A number of studies indicate that arsenic, which occurs naturally in soil and rock throughout the United States, is “an astonishingly versatile poison, able to do damage even at low doses,” writes Deborah Blum in The New York Times.
Blum notes that Dartmouth’s New Hampshire Birth Cohort Study measured women’s arsenic exposure during pregnancy, and compared it to respiratory infections in the women’s infants up to four months of age. Researchers found that the higher the mothers’ exposure to arsenic in drinking water, the greater the number of respiratory infections in their infants, Blum writes.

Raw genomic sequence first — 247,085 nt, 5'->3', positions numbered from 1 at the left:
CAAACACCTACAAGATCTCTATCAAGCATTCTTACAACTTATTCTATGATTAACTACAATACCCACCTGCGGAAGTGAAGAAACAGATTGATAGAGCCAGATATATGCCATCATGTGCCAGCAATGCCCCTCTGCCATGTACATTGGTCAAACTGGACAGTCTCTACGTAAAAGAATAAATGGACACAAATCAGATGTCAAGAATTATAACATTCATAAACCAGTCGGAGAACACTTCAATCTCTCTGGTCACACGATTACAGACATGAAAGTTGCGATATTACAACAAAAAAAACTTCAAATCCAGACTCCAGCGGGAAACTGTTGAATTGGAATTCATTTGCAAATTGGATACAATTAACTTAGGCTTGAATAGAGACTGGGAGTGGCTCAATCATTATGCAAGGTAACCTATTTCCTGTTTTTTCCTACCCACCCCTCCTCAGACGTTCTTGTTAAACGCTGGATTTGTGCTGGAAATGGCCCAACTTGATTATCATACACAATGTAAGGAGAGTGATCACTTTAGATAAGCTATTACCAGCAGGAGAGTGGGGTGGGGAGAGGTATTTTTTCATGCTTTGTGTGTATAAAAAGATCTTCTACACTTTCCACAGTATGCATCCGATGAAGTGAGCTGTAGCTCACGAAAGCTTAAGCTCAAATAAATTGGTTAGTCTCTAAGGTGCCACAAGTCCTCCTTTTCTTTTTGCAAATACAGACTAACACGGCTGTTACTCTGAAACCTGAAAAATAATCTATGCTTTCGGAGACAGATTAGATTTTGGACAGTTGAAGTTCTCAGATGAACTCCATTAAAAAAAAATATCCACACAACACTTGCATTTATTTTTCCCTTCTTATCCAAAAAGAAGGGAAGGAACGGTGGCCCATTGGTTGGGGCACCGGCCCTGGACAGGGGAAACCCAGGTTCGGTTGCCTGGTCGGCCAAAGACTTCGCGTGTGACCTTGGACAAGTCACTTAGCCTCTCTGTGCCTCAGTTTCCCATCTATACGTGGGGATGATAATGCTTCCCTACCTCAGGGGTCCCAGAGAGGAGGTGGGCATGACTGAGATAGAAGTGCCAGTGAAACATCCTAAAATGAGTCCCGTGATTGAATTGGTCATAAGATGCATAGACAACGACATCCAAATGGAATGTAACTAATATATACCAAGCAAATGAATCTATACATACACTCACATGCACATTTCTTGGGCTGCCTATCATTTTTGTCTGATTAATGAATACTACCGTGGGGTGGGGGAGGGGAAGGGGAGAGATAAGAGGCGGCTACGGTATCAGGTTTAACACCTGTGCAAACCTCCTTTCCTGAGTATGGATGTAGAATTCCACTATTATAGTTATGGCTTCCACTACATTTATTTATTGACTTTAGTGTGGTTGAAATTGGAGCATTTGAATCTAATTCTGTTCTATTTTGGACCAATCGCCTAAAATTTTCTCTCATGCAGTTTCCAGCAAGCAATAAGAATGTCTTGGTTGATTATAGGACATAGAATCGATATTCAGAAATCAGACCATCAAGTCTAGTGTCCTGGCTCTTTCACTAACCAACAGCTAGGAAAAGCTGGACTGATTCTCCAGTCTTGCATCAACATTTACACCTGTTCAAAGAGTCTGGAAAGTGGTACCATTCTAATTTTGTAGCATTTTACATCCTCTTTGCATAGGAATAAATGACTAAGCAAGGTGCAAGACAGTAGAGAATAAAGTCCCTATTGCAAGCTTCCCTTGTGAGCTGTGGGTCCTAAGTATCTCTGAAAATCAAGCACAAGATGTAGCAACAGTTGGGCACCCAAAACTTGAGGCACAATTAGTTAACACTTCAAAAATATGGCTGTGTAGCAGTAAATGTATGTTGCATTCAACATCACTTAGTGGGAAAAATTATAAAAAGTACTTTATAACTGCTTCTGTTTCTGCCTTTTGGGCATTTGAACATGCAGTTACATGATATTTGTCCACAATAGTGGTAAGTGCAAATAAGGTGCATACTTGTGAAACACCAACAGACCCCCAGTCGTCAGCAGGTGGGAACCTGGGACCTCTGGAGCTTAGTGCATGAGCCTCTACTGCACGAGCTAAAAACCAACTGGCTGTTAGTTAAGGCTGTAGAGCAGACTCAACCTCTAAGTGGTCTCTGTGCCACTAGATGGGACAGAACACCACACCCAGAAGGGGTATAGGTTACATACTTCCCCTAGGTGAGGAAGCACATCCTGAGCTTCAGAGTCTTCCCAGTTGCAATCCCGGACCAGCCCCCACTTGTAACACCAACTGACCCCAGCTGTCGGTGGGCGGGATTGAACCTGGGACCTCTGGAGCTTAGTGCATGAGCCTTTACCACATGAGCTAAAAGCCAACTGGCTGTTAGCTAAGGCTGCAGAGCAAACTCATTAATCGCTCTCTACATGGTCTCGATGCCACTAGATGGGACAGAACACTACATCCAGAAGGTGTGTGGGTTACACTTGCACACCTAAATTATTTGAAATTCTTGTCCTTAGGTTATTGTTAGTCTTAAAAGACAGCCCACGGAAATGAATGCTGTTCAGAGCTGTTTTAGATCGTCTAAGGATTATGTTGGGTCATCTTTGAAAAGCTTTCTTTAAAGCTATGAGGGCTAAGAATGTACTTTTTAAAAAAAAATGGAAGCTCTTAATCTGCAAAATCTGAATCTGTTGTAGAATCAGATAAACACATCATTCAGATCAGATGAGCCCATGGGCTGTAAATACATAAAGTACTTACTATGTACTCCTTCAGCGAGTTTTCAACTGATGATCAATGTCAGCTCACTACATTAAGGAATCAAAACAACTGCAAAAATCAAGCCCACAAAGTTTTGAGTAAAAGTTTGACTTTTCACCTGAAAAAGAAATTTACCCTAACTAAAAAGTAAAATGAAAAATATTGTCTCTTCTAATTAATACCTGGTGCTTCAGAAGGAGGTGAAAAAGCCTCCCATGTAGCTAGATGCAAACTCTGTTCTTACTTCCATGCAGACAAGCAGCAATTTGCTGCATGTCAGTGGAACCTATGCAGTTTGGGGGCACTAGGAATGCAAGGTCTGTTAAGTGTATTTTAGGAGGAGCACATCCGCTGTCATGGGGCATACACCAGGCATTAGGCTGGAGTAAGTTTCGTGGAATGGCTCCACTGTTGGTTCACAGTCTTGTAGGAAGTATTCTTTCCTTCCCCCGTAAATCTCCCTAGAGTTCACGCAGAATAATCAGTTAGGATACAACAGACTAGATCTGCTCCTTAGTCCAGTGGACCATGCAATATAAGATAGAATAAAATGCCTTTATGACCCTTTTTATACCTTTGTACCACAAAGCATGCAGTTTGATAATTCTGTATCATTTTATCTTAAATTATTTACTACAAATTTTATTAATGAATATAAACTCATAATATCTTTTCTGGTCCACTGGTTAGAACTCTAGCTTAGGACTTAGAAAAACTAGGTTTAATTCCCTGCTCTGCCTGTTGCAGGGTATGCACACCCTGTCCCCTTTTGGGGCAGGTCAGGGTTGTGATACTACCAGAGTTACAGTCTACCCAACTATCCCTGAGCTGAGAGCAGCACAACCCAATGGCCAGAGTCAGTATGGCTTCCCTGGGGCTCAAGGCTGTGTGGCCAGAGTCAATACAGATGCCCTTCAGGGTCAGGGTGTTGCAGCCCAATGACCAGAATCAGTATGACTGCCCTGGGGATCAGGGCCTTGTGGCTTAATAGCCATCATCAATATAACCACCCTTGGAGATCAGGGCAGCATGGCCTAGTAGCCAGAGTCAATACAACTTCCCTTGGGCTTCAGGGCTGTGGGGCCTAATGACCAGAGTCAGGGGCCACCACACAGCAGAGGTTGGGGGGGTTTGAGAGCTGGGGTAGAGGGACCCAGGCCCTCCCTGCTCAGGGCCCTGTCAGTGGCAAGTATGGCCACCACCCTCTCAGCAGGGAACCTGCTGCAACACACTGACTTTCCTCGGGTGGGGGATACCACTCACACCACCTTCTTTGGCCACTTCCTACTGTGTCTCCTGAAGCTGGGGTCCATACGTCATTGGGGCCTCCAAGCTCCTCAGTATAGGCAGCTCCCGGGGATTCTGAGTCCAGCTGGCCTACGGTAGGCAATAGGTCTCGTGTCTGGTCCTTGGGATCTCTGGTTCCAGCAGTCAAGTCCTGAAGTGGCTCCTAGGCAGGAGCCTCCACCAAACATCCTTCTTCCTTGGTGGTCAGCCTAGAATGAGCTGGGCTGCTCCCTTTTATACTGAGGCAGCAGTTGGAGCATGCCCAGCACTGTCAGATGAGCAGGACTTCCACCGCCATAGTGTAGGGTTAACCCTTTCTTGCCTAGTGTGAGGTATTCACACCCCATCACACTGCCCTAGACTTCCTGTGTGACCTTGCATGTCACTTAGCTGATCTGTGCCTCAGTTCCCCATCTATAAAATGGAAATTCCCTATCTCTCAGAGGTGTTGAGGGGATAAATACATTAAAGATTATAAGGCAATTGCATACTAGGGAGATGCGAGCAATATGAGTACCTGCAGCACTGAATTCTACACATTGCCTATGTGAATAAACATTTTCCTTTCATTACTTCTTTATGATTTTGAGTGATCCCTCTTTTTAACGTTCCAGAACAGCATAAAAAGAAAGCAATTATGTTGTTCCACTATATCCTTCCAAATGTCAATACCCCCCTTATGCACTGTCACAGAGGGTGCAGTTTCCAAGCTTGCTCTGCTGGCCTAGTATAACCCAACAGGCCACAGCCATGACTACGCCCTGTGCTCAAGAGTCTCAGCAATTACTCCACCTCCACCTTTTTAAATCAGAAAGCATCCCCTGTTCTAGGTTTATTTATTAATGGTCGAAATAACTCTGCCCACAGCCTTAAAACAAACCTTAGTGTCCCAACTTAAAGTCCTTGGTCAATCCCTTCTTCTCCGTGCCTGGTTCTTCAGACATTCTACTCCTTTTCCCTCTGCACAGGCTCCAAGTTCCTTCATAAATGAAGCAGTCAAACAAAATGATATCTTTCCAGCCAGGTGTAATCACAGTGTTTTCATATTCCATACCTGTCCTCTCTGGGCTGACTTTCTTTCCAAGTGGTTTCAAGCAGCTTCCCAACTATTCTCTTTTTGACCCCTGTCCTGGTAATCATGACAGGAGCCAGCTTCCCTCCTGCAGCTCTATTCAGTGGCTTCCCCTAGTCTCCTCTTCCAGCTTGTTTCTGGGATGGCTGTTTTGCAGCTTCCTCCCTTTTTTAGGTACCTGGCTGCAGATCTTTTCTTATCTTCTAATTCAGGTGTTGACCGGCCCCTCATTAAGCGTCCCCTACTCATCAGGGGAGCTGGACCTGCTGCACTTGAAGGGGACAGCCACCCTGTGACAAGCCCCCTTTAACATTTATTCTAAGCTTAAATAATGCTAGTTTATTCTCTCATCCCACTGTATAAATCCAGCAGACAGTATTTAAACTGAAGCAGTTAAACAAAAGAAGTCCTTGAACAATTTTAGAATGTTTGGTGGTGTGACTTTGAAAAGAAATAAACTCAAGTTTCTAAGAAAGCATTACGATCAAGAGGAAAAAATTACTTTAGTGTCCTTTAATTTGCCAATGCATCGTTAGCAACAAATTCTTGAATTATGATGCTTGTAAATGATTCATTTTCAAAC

“We were surprised to find the connection so visible at the lower exposures seen here,” says Margaret Karagas, an epidemiologist and professor of community and family medicine at the Geisel School of Medicine and the senior author of the study. “If people have private wells, they need to have them tested for arsenic,” she tells Blum.
Read the full story, published 9/20/13 by The New York Times.